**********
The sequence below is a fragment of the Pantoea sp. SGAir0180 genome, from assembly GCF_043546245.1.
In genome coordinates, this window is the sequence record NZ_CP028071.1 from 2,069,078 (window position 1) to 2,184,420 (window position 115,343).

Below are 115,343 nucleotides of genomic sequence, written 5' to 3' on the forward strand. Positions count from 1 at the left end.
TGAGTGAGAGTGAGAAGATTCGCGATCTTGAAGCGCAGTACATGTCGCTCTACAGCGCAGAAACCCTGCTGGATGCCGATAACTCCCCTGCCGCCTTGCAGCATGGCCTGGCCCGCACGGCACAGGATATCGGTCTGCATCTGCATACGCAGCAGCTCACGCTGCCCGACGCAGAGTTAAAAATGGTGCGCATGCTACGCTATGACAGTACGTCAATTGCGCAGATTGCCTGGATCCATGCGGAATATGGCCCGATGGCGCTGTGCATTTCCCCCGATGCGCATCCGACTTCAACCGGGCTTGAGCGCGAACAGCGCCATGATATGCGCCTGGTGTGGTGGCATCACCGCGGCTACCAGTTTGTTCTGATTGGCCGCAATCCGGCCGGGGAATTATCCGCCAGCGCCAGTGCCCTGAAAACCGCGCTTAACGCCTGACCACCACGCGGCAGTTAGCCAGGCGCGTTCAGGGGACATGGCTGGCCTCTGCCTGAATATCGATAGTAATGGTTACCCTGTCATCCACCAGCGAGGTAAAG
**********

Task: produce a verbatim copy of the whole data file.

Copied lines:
The sequence below is a fragment of the Pantoea sp. SGAir0180 genome, from assembly GCF_043546245.1.
In genome coordinates, this window is the sequence record NZ_CP028071.1 from 2,069,078 (window position 1) to 2,184,420 (window position 115,343).

Below are 115,343 nucleotides of genomic sequence, written 5' to 3' on the forward strand. Positions count from 1 at the left end.
TGAGTGAGAGTGAGAAGATTCGCGATCTTGAAGCGCAGTACATGTCGCTCTACAGCGCAGAAACCCTGCTGGATGCCGATAACTCCCCTGCCGCCTTGCAGCATGGCCTGGCCCGCACGGCACAGGATATCGGTCTGCATCTGCATACGCAGCAGCTCACGCTGCCCGACGCAGAGTTAAAAATGGTGCGCATGCTACGCTATGACAGTACGTCAATTGCGCAGATTGCCTGGATCCATGCGGAATATGGCCCGATGGCGCTGTGCATTTCCCCCGATGCGCATCCGACTTCAACCGGGCTTGAGCGCGAACAGCGCCATGATATGCGCCTGGTGTGGTGGCATCACCGCGGCTACCAGTTTGTTCTGATTGGCCGCAATCCGGCCGGGGAATTATCCGCCAGCGCCAGTGCCCTGAAAACCGCGCTTAACGCCTGACCACCACGCGGCAGTTAGCCAGGCGCGTTCAGGGGACATGGCTGGCCTCTGCCTGAATATCGATAGTAATGGTTACCCTGTCATCCACCAGCGAGGTAAAG